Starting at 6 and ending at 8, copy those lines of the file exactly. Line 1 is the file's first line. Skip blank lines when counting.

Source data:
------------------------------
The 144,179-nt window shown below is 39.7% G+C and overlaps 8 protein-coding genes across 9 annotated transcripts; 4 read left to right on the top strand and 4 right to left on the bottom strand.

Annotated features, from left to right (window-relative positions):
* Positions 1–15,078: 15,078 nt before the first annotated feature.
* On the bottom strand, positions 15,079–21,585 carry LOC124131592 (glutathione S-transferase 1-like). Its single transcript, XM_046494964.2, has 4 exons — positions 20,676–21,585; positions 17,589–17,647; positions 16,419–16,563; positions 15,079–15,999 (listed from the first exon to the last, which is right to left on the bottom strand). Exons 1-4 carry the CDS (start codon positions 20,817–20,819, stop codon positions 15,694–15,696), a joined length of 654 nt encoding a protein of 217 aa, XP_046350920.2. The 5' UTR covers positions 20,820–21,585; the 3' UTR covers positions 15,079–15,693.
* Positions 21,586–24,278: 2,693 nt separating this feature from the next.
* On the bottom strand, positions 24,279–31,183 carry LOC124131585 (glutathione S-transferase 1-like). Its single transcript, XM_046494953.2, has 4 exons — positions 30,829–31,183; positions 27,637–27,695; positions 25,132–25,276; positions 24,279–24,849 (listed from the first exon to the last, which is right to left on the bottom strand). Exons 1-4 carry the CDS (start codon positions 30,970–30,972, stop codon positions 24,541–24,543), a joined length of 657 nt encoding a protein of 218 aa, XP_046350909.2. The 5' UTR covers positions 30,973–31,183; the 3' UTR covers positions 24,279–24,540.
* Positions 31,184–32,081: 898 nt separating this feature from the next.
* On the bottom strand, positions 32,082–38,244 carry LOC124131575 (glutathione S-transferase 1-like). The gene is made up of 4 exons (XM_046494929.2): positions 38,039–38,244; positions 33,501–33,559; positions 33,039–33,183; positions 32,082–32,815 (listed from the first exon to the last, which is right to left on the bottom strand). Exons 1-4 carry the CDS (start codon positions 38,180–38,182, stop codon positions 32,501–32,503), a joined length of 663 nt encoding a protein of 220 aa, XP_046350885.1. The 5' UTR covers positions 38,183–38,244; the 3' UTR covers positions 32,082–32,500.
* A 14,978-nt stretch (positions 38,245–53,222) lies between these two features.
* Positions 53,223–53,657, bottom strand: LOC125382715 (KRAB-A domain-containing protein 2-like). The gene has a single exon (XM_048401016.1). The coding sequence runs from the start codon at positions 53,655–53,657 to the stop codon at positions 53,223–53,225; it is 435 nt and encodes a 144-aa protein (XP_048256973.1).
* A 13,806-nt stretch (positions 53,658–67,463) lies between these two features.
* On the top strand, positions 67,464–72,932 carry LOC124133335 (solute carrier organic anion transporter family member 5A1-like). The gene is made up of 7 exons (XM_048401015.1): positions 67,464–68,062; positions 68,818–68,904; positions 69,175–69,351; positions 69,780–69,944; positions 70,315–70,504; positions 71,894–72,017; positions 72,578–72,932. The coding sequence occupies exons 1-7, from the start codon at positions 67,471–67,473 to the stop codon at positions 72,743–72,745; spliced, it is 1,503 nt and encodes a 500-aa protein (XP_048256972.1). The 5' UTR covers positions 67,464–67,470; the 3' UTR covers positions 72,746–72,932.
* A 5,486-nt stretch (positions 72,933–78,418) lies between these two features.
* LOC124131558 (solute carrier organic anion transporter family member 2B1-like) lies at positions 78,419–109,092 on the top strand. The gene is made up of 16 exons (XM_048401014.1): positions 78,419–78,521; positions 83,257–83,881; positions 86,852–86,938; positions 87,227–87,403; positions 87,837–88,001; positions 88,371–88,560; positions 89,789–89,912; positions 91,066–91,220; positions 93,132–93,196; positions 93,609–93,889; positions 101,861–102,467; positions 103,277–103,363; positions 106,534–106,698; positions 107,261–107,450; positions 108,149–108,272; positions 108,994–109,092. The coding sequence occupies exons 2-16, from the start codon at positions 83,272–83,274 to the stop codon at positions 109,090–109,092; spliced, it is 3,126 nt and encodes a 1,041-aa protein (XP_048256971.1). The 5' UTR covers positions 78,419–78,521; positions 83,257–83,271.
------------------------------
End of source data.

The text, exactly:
* On the bottom strand, positions 24,279–31,183 carry LOC124131585 (glutathione S-transferase 1-like). Its single transcript, XM_046494953.2, has 4 exons — positions 30,829–31,183; positions 27,637–27,695; positions 25,132–25,276; positions 24,279–24,849 (listed from the first exon to the last, which is right to left on the bottom strand). Exons 1-4 carry the CDS (start codon positions 30,970–30,972, stop codon positions 24,541–24,543), a joined length of 657 nt encoding a protein of 218 aa, XP_046350909.2. The 5' UTR covers positions 30,973–31,183; the 3' UTR covers positions 24,279–24,540.
* Positions 31,184–32,081: 898 nt separating this feature from the next.
* On the bottom strand, positions 32,082–38,244 carry LOC124131575 (glutathione S-transferase 1-like). The gene is made up of 4 exons (XM_046494929.2): positions 38,039–38,244; positions 33,501–33,559; positions 33,039–33,183; positions 32,082–32,815 (listed from the first exon to the last, which is right to left on the bottom strand). Exons 1-4 carry the CDS (start codon positions 38,180–38,182, stop codon positions 32,501–32,503), a joined length of 663 nt encoding a protein of 220 aa, XP_046350885.1. The 5' UTR covers positions 38,183–38,244; the 3' UTR covers positions 32,082–32,500.